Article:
I'm really glad I gave Dreamland a second chance. I don't think it'll make the top of the favourites list but I can see how this is one of those novels that makes YA so important. Talking about real issues in a real way is important and I think Dessen did a great job of this. Keeping that in mind, if you're thinking of recommending this to a teen girl you know, make sure she's old enough and mature enough to handle the subject matter.
Dreamland was this month’s book of choice and I was once again a little leery of re-reading. I work in a bookstore and Sarah Dessen is always my first recommendation for teen girls. However, I am always hesitant to recommend Dreamland because of its intense subject matter. After reading it for the second time I realize that in the end the message this novel shares is one of strength. Strength of heart, choice and mind. Caitlin feels weak but to others she is strong and she pulls through, even offering strength to others when needed. She is a survivor and that is an important lesson for teenage girls.
After her sister Cass leaves, Caitlin becomes transient. She focuses on being the opposite of her sister so she doesn’t have to acknowledge the loss of that sister in her life. She tries not to do what people expect of her and she loses herself in a boy, Rogerson, and the lifestyle he introduces her to. Almost from the start she gives in to what he wants her to be. By doing so she doesn’t have to deal with missing her sister and filling the void Cass left at home for their parents. Caitlin escapes into Rogerson’s world and becomes a girl she believes her sister would barely recognize.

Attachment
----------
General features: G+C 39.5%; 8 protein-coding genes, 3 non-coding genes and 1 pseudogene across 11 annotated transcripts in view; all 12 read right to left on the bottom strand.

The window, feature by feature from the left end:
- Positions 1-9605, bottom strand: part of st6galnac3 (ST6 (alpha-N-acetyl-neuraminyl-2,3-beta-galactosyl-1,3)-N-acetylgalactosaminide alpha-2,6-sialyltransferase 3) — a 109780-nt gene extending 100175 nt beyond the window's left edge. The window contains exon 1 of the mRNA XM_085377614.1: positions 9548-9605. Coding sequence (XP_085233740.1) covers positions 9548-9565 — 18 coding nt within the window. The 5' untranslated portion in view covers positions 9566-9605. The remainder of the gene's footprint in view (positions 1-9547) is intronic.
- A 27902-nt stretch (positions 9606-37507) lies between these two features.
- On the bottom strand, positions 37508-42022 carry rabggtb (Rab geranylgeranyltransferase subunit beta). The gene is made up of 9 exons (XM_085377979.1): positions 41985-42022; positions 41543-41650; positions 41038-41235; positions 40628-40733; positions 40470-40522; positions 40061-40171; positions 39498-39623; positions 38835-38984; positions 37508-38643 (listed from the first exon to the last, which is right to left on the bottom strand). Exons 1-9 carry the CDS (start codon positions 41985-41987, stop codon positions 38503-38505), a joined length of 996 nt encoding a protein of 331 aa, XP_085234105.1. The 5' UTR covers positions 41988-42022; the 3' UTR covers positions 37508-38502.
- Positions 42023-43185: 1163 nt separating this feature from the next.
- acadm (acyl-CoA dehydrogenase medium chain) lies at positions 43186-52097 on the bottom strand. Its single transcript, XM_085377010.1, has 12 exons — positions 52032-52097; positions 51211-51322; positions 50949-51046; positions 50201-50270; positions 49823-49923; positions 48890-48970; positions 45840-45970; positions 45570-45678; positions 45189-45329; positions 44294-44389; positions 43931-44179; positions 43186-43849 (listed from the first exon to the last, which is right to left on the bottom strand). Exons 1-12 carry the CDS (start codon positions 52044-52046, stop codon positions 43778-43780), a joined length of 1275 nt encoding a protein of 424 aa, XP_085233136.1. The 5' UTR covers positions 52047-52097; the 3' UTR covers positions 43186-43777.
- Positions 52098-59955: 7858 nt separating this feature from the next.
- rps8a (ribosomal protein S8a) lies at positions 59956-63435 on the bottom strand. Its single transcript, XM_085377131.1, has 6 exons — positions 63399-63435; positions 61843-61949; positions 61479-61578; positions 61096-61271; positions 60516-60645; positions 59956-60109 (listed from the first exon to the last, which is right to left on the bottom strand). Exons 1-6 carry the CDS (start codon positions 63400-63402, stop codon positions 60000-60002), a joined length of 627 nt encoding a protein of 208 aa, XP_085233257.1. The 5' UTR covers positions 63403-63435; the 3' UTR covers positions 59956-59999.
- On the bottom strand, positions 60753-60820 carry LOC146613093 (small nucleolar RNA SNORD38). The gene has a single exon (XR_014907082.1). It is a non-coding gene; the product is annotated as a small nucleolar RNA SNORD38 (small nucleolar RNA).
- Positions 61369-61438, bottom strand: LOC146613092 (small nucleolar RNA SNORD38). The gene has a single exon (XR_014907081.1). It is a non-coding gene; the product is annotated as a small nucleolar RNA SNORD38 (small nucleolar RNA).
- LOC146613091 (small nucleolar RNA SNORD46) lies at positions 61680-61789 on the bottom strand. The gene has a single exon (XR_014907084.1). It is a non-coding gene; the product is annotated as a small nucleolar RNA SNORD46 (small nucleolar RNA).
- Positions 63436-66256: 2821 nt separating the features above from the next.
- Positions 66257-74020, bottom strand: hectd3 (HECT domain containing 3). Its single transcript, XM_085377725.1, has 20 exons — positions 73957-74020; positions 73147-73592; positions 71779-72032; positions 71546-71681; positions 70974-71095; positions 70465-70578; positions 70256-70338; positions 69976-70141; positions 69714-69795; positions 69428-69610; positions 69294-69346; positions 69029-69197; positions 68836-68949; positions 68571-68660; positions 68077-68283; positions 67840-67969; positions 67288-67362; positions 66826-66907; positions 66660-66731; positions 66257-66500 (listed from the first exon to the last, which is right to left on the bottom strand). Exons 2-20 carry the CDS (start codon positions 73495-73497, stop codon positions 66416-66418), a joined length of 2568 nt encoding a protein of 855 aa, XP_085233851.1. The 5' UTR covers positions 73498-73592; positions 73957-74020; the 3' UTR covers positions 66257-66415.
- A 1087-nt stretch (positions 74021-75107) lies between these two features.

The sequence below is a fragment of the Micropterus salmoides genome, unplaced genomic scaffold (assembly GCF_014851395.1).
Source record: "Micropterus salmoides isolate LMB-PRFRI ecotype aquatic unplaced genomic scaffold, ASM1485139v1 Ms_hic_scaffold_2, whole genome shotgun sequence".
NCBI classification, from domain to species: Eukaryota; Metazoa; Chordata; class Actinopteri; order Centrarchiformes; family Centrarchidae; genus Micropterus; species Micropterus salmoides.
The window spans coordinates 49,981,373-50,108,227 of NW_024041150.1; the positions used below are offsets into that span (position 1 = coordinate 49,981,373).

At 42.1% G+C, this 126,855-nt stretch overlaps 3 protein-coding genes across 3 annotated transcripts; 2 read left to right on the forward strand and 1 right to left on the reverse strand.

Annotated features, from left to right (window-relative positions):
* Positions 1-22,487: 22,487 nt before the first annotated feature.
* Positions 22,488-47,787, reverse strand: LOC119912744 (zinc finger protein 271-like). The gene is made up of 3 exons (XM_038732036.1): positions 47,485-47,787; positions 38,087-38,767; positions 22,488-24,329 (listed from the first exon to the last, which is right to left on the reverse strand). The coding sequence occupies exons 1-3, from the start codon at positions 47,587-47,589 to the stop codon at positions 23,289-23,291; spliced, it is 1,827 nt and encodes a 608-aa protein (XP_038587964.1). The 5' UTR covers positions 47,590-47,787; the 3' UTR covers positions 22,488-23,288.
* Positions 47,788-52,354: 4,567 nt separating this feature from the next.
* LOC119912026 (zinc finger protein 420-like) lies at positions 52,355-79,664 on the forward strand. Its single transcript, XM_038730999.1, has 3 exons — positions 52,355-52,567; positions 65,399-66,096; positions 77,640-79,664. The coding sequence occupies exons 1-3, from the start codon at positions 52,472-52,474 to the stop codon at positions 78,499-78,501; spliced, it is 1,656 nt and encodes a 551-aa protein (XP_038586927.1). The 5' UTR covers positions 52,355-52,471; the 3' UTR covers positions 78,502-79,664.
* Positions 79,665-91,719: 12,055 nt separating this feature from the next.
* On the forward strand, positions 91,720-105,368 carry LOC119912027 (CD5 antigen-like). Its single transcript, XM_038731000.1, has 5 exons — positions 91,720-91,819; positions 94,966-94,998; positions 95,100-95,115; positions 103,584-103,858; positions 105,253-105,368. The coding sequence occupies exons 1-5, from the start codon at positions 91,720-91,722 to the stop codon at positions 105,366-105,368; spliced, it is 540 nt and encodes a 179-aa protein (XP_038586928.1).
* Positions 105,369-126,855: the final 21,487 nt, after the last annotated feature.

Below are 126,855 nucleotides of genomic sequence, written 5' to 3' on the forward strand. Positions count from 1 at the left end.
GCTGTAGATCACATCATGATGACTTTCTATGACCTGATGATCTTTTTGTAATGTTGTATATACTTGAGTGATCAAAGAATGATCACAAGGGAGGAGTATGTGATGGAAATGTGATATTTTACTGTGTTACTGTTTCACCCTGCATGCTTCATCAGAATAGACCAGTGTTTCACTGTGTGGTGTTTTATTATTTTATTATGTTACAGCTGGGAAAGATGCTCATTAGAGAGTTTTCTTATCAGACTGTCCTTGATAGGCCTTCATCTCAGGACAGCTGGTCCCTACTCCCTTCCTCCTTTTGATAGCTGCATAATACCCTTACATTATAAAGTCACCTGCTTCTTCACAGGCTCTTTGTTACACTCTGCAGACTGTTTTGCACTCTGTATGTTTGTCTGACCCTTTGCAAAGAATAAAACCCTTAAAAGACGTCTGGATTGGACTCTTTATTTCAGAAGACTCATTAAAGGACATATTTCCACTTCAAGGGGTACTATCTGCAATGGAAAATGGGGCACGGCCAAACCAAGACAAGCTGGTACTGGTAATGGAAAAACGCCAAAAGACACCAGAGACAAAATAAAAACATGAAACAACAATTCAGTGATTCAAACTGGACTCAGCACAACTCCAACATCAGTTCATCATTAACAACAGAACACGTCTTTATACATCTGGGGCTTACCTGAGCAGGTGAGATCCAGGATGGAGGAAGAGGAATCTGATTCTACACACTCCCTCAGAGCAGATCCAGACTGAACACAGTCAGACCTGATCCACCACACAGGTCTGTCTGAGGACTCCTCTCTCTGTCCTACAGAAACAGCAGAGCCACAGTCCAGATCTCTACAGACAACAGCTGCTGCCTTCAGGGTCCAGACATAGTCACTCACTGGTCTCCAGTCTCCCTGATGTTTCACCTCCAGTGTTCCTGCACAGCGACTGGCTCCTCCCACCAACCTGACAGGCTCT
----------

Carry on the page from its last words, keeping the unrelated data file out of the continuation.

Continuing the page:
But the bond between sisters is stronger than that and Cass makes her presence known in the Dreamland their mother taught them about. She leaves behind a journal into which Caitlin exorcises the demons that she comes across in her sister’s absence. Though Cass is living a new life she is never far from Caitlin’s thoughts.
Caitlin uses Cass’s journal and Dreamland as an escape from her reality. She spends most of the novel searching the dream spaces of her life for Rogerson, for Cass, and most importantly, herself. From the time Cass leaves, Caitlin tries to be anybody but who she really is. She becomes a cheerleader, a druggie, and a slacker in school. When she meets Rogerson it seems like he will finally be the one to bring her out of the shadows but he just creates new ones for her to hide in. The only good thing he brings her is Corinna, who acts like a substitute for Cass in Caitlin’s new world. For Caitlin, losing her sister means losing herself. Cass was her guidepost and throughout the novel it is through Cass’s eyes that Caitlin defines herself. In finding Rogerson and living his life she sees a different side of herself that Cass would not approve of. Cass leaving and Rogerson appearing help Caitlin find her identity, but at a price.
Dreamland is a novel that showcases the meaning of “to every action there is an equal and opposite reaction.” In the case of Caitlin, her sister leaving equals a romance with Rogerson and the consequences that relationship brings her as well. One event can impact a life drastically; it can take someone down a path they never imagined could happen. Life can become a mirage, an illusion or even a dream. Cailtin is woken up but many others never are.